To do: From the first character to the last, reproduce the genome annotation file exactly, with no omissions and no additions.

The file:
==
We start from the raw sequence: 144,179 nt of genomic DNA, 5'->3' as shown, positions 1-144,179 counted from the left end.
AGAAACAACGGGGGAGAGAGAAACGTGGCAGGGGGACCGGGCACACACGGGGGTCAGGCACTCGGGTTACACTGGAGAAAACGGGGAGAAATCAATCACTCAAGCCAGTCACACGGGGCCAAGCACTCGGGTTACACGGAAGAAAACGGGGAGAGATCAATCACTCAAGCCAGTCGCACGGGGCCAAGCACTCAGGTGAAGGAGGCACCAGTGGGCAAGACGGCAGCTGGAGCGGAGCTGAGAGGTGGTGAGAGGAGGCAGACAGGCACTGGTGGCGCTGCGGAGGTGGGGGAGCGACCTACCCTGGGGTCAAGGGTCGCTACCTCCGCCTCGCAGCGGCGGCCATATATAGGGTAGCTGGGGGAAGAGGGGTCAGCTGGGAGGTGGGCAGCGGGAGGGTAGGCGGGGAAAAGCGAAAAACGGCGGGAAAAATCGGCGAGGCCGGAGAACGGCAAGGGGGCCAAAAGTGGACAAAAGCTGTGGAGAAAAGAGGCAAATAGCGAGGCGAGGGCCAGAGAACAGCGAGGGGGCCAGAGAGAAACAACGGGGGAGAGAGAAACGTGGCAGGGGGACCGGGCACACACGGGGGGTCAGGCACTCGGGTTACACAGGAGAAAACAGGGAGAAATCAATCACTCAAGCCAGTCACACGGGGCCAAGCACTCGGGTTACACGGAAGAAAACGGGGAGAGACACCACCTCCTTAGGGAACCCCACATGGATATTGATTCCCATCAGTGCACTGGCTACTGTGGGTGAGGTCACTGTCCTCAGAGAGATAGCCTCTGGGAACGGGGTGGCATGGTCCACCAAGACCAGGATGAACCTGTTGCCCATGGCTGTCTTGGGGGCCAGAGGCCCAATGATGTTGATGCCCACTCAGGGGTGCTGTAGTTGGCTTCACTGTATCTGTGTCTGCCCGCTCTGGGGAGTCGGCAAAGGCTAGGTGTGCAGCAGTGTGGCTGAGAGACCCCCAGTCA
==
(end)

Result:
We start from the raw sequence: 144,179 nt of genomic DNA, 5'->3' as shown, positions 1-144,179 counted from the left end.
AGAAACAACGGGGGAGAGAGAAACGTGGCAGGGGGACCGGGCACACACGGGGGTCAGGCACTCGGGTTACACTGGAGAAAACGGGGAGAAATCAATCACTCAAGCCAGTCACACGGGGCCAAGCACTCGGGTTACACGGAAGAAAACGGGGAGAGATCAATCACTCAAGCCAGTCGCACGGGGCCAAGCACTCAGGTGAAGGAGGCACCAGTGGGCAAGACGGCAGCTGGAGCGGAGCTGAGAGGTGGTGAGAGGAGGCAGACAGGCACTGGTGGCGCTGCGGAGGTGGGGGAGCGACCTACCCTGGGGTCAAGGGTCGCTACCTCCGCCTCGCAGCGGCGGCCATATATAGGGTAGCTGGGGGAAGAGGGGTCAGCTGGGAGGTGGGCAGCGGGAGGGTAGGCGGGGAAAAGCGAAAAACGGCGGGAAAAATCGGCGAGGCCGGAGAACGGCAAGGGGGCCAAAAGTGGACAAAAGCTGTGGAGAAAAGAGGCAAATAGCGAGGCGAGGGCCAGAGAACAGCGAGGGGGCCAGAGAGAAACAACGGGGGAGAGAGAAACGTGGCAGGGGGACCGGGCACACACGGGGGGTCAGGCACTCGGGTTACACAGGAGAAAACAGGGAGAAATCAATCACTCAAGCCAGTCACACGGGGCCAAGCACTCGGGTTACACGGAAGAAAACGGGGAGAGACACCACCTCCTTAGGGAACCCCACATGGATATTGATTCCCATCAGTGCACTGGCTACTGTGGGTGAGGTCACTGTCCTCAGAGAGATAGCCTCTGGGAACGGGGTGGCATGGTCCACCAAGACCAGGATGAACCTGTTGCCCATGGCTGTCTTGGGGGCCAGAGGCCCAATGATGTTGATGCCCACTCAGGGGTGCTGTAGTTGGCTTCACTGTATCTGTGTCTGCCCGCTCTGGGGAGTCGGCAAAGGCTAGGTGTGCAGCAGTGTGGCTGAGAGACCCCCAGTCA